Root vegetables produce more sugars when the cold comes, making them all the fatter and more appetizing for you. Potatoes, radishes, and beets do well in winter.
You might consider digging up one of those dandelion roots that you missed when you weeded earlier on. Winter dandelion roots are edible and tasty.
Beet seedlings like cool autumn weather. Once the roots are established, you can count on harvesting them even if the greens have died back.
Carrots are hardy root vegetables and tolerate temperatures as low as 15 degrees Fahrenheit. But don’t let them sit in the soil for extended cold periods, as they will become pale and flavorless.
Wait until there’s been a frost to harvest the sweetest parsnips. They survive cold down to 0 degrees Fahrenheit and improve in flavor after one or two frosts.
Radishes survive hard freezes. But don’t wait for serious cold – dig up your radishes for radish and salted butter sandwiches before the ground gets too hard to dig up. Rutabagas are another crop that enjoy light frost. They’re sweeter after having gone through one. Turnips also grow sweeter in winter.
See Related Topic: Easiest & Best Crops for Preserving the Harvest
Cole crops and leafy greens
Cole crops are cabbage-family vegetables: broccoli, cauliflower, cabbages, collards, kale, kohlrabi, and Brussels sprouts. They tolerate light frost. Some cole crops survive exposure to snow. Kale is a champion in winter; if the leaves freeze, you can snap them off and thaw them out to cook.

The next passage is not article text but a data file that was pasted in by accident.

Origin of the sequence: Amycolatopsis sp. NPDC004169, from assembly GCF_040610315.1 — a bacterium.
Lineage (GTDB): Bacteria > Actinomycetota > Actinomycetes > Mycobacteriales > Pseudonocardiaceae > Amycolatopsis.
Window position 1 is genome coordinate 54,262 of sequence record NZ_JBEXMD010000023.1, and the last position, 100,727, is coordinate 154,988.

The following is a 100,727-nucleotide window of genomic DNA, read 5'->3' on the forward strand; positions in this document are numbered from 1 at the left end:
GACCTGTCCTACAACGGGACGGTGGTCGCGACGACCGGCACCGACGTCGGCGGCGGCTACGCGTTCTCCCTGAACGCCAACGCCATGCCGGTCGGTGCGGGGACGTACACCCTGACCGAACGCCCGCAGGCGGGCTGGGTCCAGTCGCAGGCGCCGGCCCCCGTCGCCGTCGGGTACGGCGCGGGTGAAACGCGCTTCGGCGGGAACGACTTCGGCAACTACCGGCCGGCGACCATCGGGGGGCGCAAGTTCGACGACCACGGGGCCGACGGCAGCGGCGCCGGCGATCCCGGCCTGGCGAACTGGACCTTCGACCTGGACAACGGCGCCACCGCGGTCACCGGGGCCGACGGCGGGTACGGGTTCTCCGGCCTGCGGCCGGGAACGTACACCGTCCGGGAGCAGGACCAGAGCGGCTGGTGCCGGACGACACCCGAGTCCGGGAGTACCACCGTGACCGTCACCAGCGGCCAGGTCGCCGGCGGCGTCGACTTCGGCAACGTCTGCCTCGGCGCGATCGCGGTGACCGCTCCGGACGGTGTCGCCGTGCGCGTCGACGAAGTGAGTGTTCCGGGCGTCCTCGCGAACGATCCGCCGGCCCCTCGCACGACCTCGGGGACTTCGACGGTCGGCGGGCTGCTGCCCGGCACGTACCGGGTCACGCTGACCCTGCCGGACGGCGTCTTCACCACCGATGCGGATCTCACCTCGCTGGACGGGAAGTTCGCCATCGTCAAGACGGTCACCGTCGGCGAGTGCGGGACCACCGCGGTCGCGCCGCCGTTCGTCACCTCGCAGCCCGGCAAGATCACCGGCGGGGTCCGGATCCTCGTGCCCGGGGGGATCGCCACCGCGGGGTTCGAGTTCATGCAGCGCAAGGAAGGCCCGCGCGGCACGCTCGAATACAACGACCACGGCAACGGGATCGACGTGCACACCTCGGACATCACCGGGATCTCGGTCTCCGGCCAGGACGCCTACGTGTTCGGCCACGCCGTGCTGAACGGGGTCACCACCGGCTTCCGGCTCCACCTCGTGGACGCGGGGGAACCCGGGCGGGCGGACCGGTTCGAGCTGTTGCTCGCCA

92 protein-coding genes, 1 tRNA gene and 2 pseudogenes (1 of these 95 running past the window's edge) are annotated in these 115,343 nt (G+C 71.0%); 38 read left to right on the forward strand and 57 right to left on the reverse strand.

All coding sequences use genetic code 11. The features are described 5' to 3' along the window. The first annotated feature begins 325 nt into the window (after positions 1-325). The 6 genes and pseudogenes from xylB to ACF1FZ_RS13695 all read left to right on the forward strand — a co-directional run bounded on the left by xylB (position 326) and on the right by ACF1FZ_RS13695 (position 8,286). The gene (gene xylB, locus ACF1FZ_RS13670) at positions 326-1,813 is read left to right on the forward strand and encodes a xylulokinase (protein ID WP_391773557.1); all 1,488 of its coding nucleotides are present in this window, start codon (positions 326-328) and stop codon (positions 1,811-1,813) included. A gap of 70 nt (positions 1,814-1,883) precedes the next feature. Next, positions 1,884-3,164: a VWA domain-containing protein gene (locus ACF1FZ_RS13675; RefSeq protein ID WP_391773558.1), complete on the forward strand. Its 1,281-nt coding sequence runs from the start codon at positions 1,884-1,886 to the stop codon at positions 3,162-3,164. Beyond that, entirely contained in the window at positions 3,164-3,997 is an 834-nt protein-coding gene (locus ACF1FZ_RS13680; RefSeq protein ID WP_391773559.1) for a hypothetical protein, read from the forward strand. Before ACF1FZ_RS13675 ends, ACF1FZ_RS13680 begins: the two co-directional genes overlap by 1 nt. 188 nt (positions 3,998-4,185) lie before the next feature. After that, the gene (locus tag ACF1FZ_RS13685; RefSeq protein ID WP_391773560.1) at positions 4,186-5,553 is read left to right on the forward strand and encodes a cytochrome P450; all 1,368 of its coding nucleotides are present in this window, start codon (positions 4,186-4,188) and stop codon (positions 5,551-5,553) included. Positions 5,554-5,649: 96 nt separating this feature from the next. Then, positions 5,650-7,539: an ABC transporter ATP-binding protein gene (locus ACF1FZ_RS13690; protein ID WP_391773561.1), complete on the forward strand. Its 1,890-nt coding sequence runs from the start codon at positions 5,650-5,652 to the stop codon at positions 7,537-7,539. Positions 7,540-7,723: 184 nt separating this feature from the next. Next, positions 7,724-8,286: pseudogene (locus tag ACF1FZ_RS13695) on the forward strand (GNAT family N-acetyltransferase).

Cover short-stemmed kale insulating material. Tall plants can be protected with a tent made of stakes placed in a circle around the kale area. Wrap burlap around the stakes. Fill the ground between the plants with straw or leaves.
Do you like collard greens? They come through winter fabulously, and their flavor even improves with cold weather. Plant broccoli in the fall for late-winter harvesting. Broccoli may survive temperatures that dip as low as 28 degrees Fahrenheit.
Brussels sprouts tolerate frost, and even improve when chilly days are sunny with frost at night. But harvest them right away if you hear that a hard freeze is coming.
Cabbages tolerate temperatures down to 20 or even 15 degrees Fahrenheit. Coleslaw isn’t only for summer when you can harvest winter cabbage and carrots. Cauliflower is much hardier than you’d think. This vegetable can take temperatures that dip to 10 degrees Fahrenheit. Lettuce and spinach survive light frost, but don’t count on them to keep going for long after frosts begin.
Celery will survive light frost, but not more than once. Hard frost will kill it off, so harvest your celery in time. Mustard greens survive cold weather and snow. Another good pot vegetable for winter soups. Spinach may come through a mild winter, but count on early spring for tender new growth and the best flavor. A good alternative to spinach in winter is Swiss chard. It tolerates cold to 15 degrees Fahrenheit.
See Related Article: The Easiest (& Hardest) Crops to Grow in your Garden
Asparagus, the delicious slow grower
If you love asparagus and have room for an asparagus patch, consider laying one down in autumn. Choose a variety suited to plant in the fall.